Basilica of MaxentiusEdit profile
The Basilica of Maxentius and Constantine (sometimes known as the Basilica Nova 'new basilica' or Basilica Maxentius) was the largest building in the Roman Forum.
Construction began on the northern side of the forum under the emperor Maxentius in 308, and was completed in 312 by Constantine I after his defeat of Maxentius at the Battle of the Milvian Bridge.
The building consisted of a central nave covered by three groin vaults suspended 39 meters above the floor on four large piers, ending in an apse at the western end containing a colossal statue of Constantine (remnants of which are now in a courtyard of the Palazzo dei Conservatori of the Musei Capitolini). The lateral forces of the groin vaults were held by flanking aisles measuring 23 by 17 metres (75 x 56 feet). The aisles were spanned by three semi-circular barrel vaults perpendicular to the nave, and narrow arcades ran parallel to the nave beneath the barrel vaults. The nave itself measured 25 metres by 80 metres (83 x 265 feet) creating a 4000 square meter floor. Like the great imperial baths, the basilica made use of vast interior space with its emotional effect.
Running the length of the eastern face of the building was a projecting arcade. On the south face was a projecting (prostyle) porch with four columns (tetrastyle).
All that remains of the basilica is the north aisle with its three concrete barrel vaults. The ceilings of the barrel vaults show advanced weight-saving structural skill with octagonal ceiling coffers.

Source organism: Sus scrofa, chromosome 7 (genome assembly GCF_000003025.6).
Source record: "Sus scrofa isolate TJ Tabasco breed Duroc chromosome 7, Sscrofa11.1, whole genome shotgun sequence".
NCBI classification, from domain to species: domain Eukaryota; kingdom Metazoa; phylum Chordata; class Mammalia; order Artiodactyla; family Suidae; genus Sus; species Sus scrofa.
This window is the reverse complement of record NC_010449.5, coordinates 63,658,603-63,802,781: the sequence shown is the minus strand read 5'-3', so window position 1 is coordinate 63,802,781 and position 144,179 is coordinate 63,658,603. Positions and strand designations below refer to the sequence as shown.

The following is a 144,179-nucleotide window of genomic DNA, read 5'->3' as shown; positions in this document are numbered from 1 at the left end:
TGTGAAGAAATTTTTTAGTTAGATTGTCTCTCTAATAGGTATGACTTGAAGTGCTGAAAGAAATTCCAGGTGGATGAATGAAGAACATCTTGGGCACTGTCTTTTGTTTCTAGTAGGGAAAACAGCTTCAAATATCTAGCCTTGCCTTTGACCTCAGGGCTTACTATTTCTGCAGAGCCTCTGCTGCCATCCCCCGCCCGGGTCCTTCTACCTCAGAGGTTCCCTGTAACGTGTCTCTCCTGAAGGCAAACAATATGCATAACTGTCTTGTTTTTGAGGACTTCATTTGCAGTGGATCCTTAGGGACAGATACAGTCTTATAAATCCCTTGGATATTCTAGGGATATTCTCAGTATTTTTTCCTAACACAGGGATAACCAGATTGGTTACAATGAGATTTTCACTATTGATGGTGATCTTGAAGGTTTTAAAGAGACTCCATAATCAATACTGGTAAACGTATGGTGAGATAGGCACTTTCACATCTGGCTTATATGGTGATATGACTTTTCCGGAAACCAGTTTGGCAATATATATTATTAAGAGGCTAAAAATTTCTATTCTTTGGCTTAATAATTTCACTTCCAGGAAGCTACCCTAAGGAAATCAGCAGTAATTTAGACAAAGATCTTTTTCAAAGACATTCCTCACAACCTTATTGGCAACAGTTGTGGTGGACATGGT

In modern usage, a basilica has come to be defined as a place of worship; during ancient Rome, it was a combination of a court-house, council chamber and meeting hall. There were, however, numerous statues of the gods displayed in niches set into the walls. The wrestling events were held here during the 1960 Summer Olympic Games.
The color of the building before it was destroyed was white. On the outside wall of the basilica, facing onto the via dei Fori Imperiali, are contemporary maps showing the various stages of the rise of the Roman Empire which were added during the Fascist regime of Benito Mussolini. A map depicting Mussolini's "New Roman Empire" was removed from the wall after the war.
The Basilica Maxentius is a marvel of Roman engineering work. At the time of construction, it was the largest structure to be built and thus is a unique building taking both aspects from Roman baths as well as typical Roman basilicas. At that time, it used the most advanced engineering techniques known including innovations taken from the Markets of Trajan and the Baths of Diocletian.
Similar to many basilicas at the time such as the Basilica Ulpia, the Basilica Maxentius featured a huge open space in the central nave, but unlike other basilicas instead of having columns support the ceiling the entire building was built using arches, a much more common appearance in Roman baths than basilicas. Another difference from traditional basilicas is the roof of the structure. While traditional basilicas were built with a flat roof, the Basilica Maxentius was built with a folded roof, decreasing the overall weight of the structure and decreasing the horizontal forces exerted on the outer arches.
An anachronistic medieval Christian legend, recorded in the Golden Legend and elsewhere, had it that the basilica, which supposedly contained a statue of Romulus, fell down on the night of Christ's birth. There had supposedly been a Roman legend that the basilica would collapse when a virgin gave birth. This was one element feeding the depiction of the stable of the Nativity of Jesus as a ruined classical temple from the late Middle Ages on. From the sixteenth century many artists used the actual ruins as a loose base for their depictions.